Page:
• With Mal Brough frozen out of the running in Higgins and Aston, Andrew Landeryou at VexNews relates he is “apparently looking or waiting to be drafted”, which might yet occur when Fran Bailey vacates McEwen at the election after next (assuming she can hang on to her 27-vote margin).

• This weekend sees the local ALP preselection ballot take place for the safe Labor Melbourne seat of Calwell. Incumbent Maria Vamvakinou, a stalwart of Kim Carr’s sub-faction of the Left, faces a challenge from Andy Richards, Geelong councillor and official with the Left faction Australian Manufacturing Workers Union (metalworkers’ division). The ballot accounts for half the overall vote, the other half being determined by the party’s Public Office Selection Committee. According to Rick Wallace of The Australian, Richards could secure support from the Right faction National Union of Workers and Health Services Union – collectively known as the “Ambition Faction” – which forged alliances with the AMWU after being excluded from a “stability pact” between the Kim Carr Left and Bill Shorten and Stephen Conroy of the Right. Should this transpire, moves to heal the rift between the rival Right groupings could miscarry. Wallace reports that Richards also has support from “local Turks aligned with ALP identity and local councillor Burhan Yigit”. If support for Richards holds firm, Wallace says the decisive factors will be “local Kurds and a local Lebanese numbers man, Mohamad Abbouche”. As Andrew Landeryou of VexNews tells it, the former might be inclined to back Richards because they are angry that Kim Carr has failed to support Moreland councillor Enver Erdogan in the state preselection for Brunswick. Landeryou says the Ambition Faction is hopeful of securing as much as 60 per cent of the vote for Richards, but the Carr camp is “confident they’ll be able to snaffle at least 20 per cent of the vote back from pesky ethnic warlords who are pledged to support Richards”. UPDATE: See below.

• Nick Butterly of The West Australian says that while Dennis Jensen’s chances of surviving Saturday’s Liberal preselection ballot in Tangney have been boosted by the support of Malcolm Turnbull and “Perth business heavyweights”, Liberal insiders say he “still faces defeat in this Saturday’s ballot because of local concerns about his fundraising efforts and performance in Federal Parliament”. It is not stated which of his two opponents is considered the more formidable: Alcoa government relations manager Libby Lyons, or Toyota Finance executive Glenn Piggott. UPDATE: See below.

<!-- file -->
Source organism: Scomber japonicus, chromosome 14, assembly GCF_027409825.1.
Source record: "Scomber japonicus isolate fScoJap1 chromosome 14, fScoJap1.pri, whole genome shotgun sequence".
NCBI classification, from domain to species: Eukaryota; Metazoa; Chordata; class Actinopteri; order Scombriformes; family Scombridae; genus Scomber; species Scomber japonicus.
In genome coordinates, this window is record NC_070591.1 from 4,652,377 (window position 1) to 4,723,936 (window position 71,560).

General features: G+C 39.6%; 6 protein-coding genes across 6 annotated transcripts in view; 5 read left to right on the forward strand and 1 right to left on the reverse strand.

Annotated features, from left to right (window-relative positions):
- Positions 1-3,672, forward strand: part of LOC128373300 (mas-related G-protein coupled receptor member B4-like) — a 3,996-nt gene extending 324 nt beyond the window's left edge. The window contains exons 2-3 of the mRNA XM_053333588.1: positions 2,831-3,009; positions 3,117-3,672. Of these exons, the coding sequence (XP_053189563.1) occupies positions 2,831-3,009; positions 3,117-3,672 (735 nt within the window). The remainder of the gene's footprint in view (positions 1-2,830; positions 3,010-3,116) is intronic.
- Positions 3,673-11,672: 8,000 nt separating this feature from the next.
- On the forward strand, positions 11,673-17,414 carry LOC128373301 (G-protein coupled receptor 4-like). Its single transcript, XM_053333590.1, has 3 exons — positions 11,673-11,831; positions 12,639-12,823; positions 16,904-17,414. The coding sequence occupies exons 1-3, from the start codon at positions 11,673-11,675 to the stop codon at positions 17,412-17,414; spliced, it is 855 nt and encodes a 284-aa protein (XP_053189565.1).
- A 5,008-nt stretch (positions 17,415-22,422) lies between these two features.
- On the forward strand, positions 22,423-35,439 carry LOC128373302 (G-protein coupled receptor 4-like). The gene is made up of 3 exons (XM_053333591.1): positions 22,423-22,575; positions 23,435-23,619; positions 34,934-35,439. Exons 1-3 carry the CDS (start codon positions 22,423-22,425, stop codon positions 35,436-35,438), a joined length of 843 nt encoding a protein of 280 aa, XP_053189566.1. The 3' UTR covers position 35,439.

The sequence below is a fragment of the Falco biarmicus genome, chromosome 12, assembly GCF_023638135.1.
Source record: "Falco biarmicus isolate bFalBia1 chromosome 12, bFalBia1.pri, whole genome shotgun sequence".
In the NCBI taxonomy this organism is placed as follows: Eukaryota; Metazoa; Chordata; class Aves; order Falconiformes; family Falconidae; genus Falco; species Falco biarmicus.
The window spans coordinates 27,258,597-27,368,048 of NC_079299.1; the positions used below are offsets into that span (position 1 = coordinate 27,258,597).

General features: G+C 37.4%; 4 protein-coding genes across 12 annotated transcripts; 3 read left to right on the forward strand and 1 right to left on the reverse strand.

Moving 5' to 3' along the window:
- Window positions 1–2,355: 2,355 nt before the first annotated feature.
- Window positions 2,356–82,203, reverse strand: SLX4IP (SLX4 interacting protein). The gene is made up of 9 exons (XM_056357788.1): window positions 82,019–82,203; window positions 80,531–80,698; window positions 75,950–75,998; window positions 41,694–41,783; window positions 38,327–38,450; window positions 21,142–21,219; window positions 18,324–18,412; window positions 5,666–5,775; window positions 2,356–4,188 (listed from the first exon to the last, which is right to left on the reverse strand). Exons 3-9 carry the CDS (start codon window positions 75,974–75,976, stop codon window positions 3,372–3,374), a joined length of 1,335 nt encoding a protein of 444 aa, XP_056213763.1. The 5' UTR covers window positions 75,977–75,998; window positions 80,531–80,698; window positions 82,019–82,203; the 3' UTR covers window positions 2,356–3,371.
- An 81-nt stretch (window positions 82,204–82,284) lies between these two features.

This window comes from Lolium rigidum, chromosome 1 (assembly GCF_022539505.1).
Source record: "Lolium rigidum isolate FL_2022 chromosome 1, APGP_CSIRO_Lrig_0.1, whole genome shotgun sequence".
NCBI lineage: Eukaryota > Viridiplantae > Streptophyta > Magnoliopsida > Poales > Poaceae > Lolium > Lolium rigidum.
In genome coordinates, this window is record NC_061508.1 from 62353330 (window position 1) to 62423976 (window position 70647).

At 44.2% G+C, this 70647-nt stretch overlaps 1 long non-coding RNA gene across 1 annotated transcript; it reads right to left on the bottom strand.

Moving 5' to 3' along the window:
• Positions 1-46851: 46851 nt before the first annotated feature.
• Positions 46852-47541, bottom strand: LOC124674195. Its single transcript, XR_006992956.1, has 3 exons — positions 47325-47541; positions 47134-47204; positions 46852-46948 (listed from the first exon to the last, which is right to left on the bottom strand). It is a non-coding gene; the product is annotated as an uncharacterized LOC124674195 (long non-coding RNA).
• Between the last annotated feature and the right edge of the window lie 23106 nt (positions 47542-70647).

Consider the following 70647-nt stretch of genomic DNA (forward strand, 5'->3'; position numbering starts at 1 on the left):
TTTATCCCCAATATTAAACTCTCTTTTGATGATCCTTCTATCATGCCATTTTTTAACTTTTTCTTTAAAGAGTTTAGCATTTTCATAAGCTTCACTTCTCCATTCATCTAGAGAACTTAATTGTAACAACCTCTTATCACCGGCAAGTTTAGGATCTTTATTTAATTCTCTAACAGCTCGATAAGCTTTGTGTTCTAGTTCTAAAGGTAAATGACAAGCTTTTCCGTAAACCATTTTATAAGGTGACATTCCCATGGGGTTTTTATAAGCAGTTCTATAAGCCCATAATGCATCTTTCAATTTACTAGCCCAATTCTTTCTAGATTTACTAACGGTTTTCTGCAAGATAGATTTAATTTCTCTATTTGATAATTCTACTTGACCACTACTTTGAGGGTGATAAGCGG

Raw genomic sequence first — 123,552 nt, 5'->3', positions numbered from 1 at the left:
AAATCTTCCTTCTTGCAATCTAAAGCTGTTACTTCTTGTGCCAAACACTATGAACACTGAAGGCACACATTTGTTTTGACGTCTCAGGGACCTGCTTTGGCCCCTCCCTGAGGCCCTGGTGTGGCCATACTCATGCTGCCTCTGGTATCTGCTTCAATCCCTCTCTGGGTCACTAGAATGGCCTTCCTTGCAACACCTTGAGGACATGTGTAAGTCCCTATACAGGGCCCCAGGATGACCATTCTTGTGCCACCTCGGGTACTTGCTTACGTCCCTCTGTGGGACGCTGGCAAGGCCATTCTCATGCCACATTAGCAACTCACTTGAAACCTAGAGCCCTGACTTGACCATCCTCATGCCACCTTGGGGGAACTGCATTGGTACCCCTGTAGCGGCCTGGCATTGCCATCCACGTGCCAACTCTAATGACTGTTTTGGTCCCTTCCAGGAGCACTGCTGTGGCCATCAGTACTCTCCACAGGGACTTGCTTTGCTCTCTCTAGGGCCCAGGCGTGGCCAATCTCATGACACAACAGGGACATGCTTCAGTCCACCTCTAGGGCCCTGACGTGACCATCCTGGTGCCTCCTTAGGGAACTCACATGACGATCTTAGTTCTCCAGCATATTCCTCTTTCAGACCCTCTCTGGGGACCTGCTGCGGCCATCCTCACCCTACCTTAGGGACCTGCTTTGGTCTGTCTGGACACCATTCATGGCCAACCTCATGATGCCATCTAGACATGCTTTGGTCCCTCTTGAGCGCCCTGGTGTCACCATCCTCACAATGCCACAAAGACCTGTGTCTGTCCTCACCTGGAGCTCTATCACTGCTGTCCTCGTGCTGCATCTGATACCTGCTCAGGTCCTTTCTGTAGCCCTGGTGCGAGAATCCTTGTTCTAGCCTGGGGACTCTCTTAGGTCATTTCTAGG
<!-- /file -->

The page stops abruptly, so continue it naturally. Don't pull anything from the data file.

• The Launceston Examiner reports that the frontrunner for Liberal preselection in Bass, Brigadier Andrew Nikolic, has withdrawn citing family and work issues. The nomination is now likely to go to Steve Titmus, a former television newsreader.

• The Australian’s Strewth column is advised by a Liberal source that there is “absolutely no truth” to rumours Melanie Howard might contest preselection for Bennelong. Earlier reports suggested approaches to former state MPs Kerry Chikarovski and Andrew Tink had been rebuffed. Also mentioned a while back was former rugby union international Brett Papworth.

UPDATE (18/7/09): Via Frank Calabrese, we learn that ABC TV news in Perth reports that Glenn Piggott has defeated Dennis Jensen in the Tangney preselection vote. Remembering of course that Jensen also lost before the last election, only to have the result overturned on the intervention of John Howard. Meanwhile, Andrew Landeryou reports that Andy Richards has pulled out of the Calwell preselection, so there should be no problems now for Maria Vamvakinou – notwithstanding earlier reports that one Manfried Kriechbaum had also nominated as part of a campaign of mischief-making by state Keilor MP George Seitz.

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Peter Fray
Peter Fray
Editor-in-chief of Crikey